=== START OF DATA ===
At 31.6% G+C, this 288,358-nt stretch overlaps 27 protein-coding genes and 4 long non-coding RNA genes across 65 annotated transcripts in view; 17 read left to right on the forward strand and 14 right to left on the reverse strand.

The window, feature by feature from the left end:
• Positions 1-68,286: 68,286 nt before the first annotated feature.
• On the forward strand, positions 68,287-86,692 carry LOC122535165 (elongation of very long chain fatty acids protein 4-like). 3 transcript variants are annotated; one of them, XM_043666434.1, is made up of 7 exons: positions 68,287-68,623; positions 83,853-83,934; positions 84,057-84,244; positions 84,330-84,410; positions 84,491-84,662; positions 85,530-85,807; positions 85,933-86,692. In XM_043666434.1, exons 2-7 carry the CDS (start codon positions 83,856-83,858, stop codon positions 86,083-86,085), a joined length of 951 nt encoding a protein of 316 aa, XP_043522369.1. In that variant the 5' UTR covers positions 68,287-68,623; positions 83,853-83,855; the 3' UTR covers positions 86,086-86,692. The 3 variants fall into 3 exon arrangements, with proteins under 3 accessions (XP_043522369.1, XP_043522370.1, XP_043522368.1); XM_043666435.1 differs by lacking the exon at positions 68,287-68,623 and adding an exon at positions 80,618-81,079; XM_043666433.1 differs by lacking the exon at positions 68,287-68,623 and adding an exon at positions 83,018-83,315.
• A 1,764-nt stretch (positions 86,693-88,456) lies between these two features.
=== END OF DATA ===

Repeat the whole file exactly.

At 31.6% G+C, this 288,358-nt stretch overlaps 27 protein-coding genes and 4 long non-coding RNA genes across 65 annotated transcripts in view; 17 read left to right on the forward strand and 14 right to left on the reverse strand.

The window, feature by feature from the left end:
• Positions 1-68,286: 68,286 nt before the first annotated feature.
• On the forward strand, positions 68,287-86,692 carry LOC122535165 (elongation of very long chain fatty acids protein 4-like). 3 transcript variants are annotated; one of them, XM_043666434.1, is made up of 7 exons: positions 68,287-68,623; positions 83,853-83,934; positions 84,057-84,244; positions 84,330-84,410; positions 84,491-84,662; positions 85,530-85,807; positions 85,933-86,692. In XM_043666434.1, exons 2-7 carry the CDS (start codon positions 83,856-83,858, stop codon positions 86,083-86,085), a joined length of 951 nt encoding a protein of 316 aa, XP_043522369.1. In that variant the 5' UTR covers positions 68,287-68,623; positions 83,853-83,855; the 3' UTR covers positions 86,086-86,692. The 3 variants fall into 3 exon arrangements, with proteins under 3 accessions (XP_043522369.1, XP_043522370.1, XP_043522368.1); XM_043666435.1 differs by lacking the exon at positions 68,287-68,623 and adding an exon at positions 80,618-81,079; XM_043666433.1 differs by lacking the exon at positions 68,287-68,623 and adding an exon at positions 83,018-83,315.
• A 1,764-nt stretch (positions 86,693-88,456) lies between these two features.